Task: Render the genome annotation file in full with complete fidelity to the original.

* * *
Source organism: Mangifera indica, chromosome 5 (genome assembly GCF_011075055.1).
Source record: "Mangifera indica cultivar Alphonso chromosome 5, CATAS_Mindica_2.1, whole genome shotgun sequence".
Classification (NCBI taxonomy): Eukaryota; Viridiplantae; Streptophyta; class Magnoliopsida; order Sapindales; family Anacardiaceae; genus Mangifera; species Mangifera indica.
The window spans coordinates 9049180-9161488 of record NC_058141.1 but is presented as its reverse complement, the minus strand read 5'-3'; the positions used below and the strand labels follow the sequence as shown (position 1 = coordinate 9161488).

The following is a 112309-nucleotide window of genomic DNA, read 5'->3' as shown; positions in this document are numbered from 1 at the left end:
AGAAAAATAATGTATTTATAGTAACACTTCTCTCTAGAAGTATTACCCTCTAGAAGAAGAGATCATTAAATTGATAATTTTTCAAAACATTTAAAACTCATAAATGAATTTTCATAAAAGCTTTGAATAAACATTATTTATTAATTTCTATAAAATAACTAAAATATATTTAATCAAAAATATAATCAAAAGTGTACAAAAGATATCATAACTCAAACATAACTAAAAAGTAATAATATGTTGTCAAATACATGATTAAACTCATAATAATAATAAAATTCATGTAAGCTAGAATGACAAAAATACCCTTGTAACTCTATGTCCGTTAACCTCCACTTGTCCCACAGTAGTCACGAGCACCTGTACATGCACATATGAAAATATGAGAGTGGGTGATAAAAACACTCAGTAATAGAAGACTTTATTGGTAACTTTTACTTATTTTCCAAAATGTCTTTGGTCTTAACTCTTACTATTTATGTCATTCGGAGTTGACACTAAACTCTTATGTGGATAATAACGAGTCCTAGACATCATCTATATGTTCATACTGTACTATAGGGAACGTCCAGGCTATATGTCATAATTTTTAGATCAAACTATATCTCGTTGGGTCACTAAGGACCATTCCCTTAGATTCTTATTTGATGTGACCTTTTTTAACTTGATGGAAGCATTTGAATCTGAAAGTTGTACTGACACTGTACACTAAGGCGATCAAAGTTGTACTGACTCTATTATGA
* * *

Source organism: Mangifera indica, chromosome 5 (genome assembly GCF_011075055.1).
Source record: "Mangifera indica cultivar Alphonso chromosome 5, CATAS_Mindica_2.1, whole genome shotgun sequence".
Classification (NCBI taxonomy): Eukaryota; Viridiplantae; Streptophyta; class Magnoliopsida; order Sapindales; family Anacardiaceae; genus Mangifera; species Mangifera indica.
The window spans coordinates 9049180-9161488 of record NC_058141.1 but is presented as its reverse complement, the minus strand read 5'-3'; the positions used below and the strand labels follow the sequence as shown (position 1 = coordinate 9161488).

The following is a 112309-nucleotide window of genomic DNA, read 5'->3' as shown; positions in this document are numbered from 1 at the left end:
AGAAAAATAATGTATTTATAGTAACACTTCTCTCTAGAAGTATTACCCTCTAGAAGAAGAGATCATTAAATTGATAATTTTTCAAAACATTTAAAACTCATAAATGAATTTTCATAAAAGCTTTGAATAAACATTATTTATTAATTTCTATAAAATAACTAAAATATATTTAATCAAAAATATAATCAAAAGTGTACAAAAGATATCATAACTCAAACATAACTAAAAAGTAATAATATGTTGTCAAATACATGATTAAACTCATAATAATAATAAAATTCATGTAAGCTAGAATGACAAAAATACCCTTGTAACTCTATGTCCGTTAACCTCCACTTGTCCCACAGTAGTCACGAGCACCTGTACATGCACATATGAAAATATGAGAGTGGGTGATAAAAACACTCAGTAATAGAAGACTTTATTGGTAACTTTTACTTATTTTCCAAAATGTCTTTGGTCTTAACTCTTACTATTTATGTCATTCGGAGTTGACACTAAACTCTTATGTGGATAATAACGAGTCCTAGACATCATCTATATGTTCATACTGTACTATAGGGAACGTCCAGGCTATATGTCATAATTTTTAGATCAAACTATATCTCGTTGGGTCACTAAGGACCATTCCCTTAGATTCTTATTTGATGTGACCTTTTTTAACTTGATGGAAGCATTTGAATCTGAAAGTTGTACTGACACTGTACACTAAGGCGATCAAAGTTGTACTGACTCTATTATGA